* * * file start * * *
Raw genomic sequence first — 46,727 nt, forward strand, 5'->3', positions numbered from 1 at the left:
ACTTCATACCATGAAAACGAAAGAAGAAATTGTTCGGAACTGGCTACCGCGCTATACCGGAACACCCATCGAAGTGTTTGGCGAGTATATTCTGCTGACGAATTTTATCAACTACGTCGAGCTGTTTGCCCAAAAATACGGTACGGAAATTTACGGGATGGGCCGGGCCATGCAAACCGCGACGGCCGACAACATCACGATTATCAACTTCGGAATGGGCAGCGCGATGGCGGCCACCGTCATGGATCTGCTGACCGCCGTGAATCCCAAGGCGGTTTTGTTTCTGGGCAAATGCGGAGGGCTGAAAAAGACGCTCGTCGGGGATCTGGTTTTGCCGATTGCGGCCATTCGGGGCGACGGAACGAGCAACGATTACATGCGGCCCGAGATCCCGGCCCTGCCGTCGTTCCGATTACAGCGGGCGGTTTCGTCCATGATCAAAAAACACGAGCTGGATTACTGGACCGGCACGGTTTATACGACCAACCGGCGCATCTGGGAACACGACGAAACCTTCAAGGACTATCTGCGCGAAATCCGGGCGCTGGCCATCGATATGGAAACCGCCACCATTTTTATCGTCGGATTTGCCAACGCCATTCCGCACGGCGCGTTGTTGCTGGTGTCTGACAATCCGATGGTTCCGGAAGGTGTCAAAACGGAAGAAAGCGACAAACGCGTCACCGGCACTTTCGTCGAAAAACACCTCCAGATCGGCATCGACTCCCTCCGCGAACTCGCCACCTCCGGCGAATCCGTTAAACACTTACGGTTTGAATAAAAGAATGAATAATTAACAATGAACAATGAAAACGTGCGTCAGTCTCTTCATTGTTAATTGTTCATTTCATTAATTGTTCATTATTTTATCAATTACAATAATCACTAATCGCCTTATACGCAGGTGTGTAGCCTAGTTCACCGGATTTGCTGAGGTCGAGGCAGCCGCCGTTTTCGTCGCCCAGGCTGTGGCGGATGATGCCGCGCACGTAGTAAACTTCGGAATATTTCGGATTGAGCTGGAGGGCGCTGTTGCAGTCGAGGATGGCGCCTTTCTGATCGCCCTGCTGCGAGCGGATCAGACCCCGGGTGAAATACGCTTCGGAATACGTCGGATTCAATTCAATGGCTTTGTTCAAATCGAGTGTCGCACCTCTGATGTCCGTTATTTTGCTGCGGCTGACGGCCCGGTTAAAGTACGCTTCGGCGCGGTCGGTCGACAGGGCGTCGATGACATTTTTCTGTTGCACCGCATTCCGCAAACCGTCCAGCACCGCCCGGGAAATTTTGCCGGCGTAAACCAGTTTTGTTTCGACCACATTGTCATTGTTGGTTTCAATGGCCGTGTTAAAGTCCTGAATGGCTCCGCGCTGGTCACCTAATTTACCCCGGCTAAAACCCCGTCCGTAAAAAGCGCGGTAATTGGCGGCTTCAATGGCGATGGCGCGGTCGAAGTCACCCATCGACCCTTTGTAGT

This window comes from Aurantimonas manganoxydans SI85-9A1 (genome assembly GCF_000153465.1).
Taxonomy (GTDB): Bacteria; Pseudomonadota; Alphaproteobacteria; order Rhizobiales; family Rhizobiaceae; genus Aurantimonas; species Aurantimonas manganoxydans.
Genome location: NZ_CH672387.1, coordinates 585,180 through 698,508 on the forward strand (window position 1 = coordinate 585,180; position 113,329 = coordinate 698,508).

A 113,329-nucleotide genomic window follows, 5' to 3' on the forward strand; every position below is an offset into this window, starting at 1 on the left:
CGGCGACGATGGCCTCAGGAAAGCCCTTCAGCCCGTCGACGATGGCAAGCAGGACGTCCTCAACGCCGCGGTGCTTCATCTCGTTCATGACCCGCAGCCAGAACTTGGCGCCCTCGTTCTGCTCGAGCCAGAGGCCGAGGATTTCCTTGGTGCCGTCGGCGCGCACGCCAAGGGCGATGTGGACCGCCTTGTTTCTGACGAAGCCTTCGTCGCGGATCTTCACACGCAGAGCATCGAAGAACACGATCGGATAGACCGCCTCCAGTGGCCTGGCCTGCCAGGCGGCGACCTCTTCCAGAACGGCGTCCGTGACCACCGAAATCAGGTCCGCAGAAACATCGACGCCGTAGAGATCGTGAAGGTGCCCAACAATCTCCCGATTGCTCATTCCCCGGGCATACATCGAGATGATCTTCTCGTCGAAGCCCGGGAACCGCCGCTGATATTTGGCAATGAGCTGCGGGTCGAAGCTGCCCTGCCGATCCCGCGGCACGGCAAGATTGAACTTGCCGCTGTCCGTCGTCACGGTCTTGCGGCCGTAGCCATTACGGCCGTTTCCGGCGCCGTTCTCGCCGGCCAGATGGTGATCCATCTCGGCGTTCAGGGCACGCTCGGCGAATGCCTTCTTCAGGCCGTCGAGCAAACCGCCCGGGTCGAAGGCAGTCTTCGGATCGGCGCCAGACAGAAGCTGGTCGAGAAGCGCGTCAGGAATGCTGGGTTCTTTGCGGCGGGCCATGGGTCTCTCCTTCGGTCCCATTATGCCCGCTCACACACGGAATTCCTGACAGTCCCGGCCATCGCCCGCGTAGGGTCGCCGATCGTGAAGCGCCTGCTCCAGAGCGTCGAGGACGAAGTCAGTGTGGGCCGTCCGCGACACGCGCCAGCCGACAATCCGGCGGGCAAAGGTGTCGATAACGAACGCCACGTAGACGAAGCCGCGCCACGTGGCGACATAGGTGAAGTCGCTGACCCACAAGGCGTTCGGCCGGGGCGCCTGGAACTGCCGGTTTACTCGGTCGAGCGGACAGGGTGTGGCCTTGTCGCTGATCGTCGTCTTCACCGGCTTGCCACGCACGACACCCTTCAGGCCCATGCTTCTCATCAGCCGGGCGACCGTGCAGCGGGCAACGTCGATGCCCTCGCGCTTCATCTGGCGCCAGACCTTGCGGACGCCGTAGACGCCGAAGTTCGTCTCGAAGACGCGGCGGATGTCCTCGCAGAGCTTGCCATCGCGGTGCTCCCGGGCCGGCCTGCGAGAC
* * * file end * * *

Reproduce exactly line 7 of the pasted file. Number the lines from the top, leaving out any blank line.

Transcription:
CGGCGACGATGGCCTCAGGAAAGCCCTTCAGCCCGTCGACGATGGCAAGCAGGACGTCCTCAACGCCGCGGTGCTTCATCTCGTTCATGACCCGCAGCCAGAACTTGGCGCCCTCGTTCTGCTCGAGCCAGAGGCCGAGGATTTCCTTGGTGCCGTCGGCGCGCACGCCAAGGGCGATGTGGACCGCCTTGTTTCTGACGAAGCCTTCGTCGCGGATCTTCACACGCAGAGCATCGAAGAACACGATCGGATAGACCGCCTCCAGTGGCCTGGCCTGCCAGGCGGCGACCTCTTCCAGAACGGCGTCCGTGACCACCGAAATCAGGTCCGCAGAAACATCGACGCCGTAGAGATCGTGAAGGTGCCCAACAATCTCCCGATTGCTCATTCCCCGGGCATACATCGAGATGATCTTCTCGTCGAAGCCCGGGAACCGCCGCTGATATTTGGCAATGAGCTGCGGGTCGAAGCTGCCCTGCCGATCCCGCGGCACGGCAAGATTGAACTTGCCGCTGTCCGTCGTCACGGTCTTGCGGCCGTAGCCATTACGGCCGTTTCCGGCGCCGTTCTCGCCGGCCAGATGGTGATCCATCTCGGCGTTCAGGGCACGCTCGGCGAATGCCTTCTTCAGGCCGTCGAGCAAACCGCCCGGGTCGAAGGCAGTCTTCGGATCGGCGCCAGACAGAAGCTGGTCGAGAAGCGCGTCAGGAATGCTGGGTTCTTTGCGGCGGGCCATGGGTCTCTCCTTCGGTCCCATTATGCCCGCTCACACACGGAATTCCTGACAGTCCCGGCCATCGCCCGCGTAGGGTCGCCGATCGTGAAGCGCCTGCTCCAGAGCGTCGAGGACGAAGTCAGTGTGGGCCGTCCGCGACACGCGCCAGCCGACAATCCGGCGGGCAAAGGTGTCGATAACGAACGCCACGTAGACGAAGCCGCGCCACGTGGCGACATAGGTGAAGTCGCTGACCCACAAGGCGTTCGGCCGGGGCGCCTGGAACTGCCGGTTTACTCGGTCGAGCGGACAGGGTGTGGCCTTGTCGCTGATCGTCGTCTTCACCGGCTTGCCACGCACGACACCCTTCAGGCCCATGCTTCTCATCAGCCGGGCGACCGTGCAGCGGGCAACGTCGATGCCCTCGCGCTTCATCTGGCGCCAGACCTTGCGGACGCCGTAGACGCCGAAGTTCGTCTCGAAGACGCGGCGGATGTCCTCGCAGAGCTTGCCATCGCGGTGCTCCCGGGCCGGCCTGCGAGAC